Can a one year limitation period in an insurance contract override the two year limitation period?
The Ontario Court of Appeal says it can. In Boyce v.The Co-Operators General Insurance Company, 2013 ONCA 298, the Boyces owned and operated a boutique insured by the Co-Operators. A foul odour was discovered on October 30, 2010 and the Co-Operators took an off coverage position on the basis the smell was caused by a skunk.
The Boyces claimed that the business had been vandalized, a peril covered by the policy, and they filed a proof of loss claim in December 2010 and commenced an action in February 2012, more than one year, but less than two years after the incident. The Co-Operators moved for summary judgment, claiming that the action was time barred by a one year limitation period set out in the insurance contract.
The motion judge held that the one year limitation period in the contract did not override the statutory two year limitation period set out in s. 4 of the Limitations Act, 2002. The Co-Operators appealed.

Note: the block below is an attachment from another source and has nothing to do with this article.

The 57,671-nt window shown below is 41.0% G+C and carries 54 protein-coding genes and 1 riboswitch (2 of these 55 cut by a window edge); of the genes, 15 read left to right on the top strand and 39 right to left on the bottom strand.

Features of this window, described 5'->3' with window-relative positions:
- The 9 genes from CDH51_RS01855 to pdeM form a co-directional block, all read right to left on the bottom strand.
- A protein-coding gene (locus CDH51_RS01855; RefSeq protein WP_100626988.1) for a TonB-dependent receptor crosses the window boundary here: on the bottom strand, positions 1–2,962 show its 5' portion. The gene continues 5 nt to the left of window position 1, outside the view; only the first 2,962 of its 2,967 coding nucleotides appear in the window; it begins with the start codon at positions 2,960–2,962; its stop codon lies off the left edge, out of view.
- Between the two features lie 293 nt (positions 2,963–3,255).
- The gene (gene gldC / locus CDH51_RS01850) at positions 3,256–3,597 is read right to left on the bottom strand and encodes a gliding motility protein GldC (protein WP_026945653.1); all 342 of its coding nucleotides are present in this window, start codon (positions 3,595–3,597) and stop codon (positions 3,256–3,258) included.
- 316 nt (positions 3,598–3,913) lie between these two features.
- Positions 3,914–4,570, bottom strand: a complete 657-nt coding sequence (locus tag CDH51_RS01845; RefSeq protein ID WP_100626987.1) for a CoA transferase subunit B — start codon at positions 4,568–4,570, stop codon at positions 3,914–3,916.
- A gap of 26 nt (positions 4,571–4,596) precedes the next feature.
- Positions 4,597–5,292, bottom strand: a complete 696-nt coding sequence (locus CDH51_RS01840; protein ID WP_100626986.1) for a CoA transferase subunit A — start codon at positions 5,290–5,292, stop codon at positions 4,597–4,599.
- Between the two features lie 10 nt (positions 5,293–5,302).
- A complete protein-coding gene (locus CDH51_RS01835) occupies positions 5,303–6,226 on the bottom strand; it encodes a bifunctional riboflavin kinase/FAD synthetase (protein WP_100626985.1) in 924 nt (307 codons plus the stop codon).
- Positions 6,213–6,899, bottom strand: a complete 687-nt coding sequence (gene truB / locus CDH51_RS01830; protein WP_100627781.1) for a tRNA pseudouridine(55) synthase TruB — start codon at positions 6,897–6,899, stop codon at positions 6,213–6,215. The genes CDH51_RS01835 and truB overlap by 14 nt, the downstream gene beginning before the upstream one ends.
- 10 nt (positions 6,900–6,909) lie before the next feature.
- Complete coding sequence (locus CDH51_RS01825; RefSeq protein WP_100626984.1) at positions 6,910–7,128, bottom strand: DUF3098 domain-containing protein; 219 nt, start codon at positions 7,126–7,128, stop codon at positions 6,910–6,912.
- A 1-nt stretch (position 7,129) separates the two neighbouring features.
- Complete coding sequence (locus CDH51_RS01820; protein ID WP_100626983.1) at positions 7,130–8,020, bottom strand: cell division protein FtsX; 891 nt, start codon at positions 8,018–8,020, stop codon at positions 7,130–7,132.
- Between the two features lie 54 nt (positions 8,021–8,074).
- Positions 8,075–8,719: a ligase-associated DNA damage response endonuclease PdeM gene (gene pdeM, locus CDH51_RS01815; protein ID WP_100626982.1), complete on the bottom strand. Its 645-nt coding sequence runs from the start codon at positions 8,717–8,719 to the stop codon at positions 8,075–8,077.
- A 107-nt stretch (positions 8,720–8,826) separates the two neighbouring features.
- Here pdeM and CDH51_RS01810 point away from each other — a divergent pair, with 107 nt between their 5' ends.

A term in a contract purporting to vary an otherwise applicable limitation period under the Limitations Act has to comply with s. 22 of the Limitations Act. That section allows parties to vary or exclude, by agreement, the otherwise applicable statutory limitation period. The Co-Operators relied on s. 22(5) which applies only to business agreements.
The Court of Appeal stated at paragraph 20:
A court faced with a contractual term that purports to shorten a statutory limitation period must consider whether that provision in ‘clear language’ describes a limitation period, identifies the scope of the application of that limitation period, and excludes the operation of other limitation periods. A term in a contract which meets those requirements will be sufficient for s. 22 purposes, assuming, of course, it meets any of the other requirements specifically identified in s. 22.
In order for s. 22(5) to apply the contract must be a “business agreement” defined by the Limitations Act as “an agreement made by parties none of whom is a consumer”. The Court of Appeal found that the Boyces contracted with the Co-Operatos for insurance covering various risks related to the operations of their business and the contract was not for personal, family or household purposes. As such the contract was a “business agreement”. The appeal was allowed.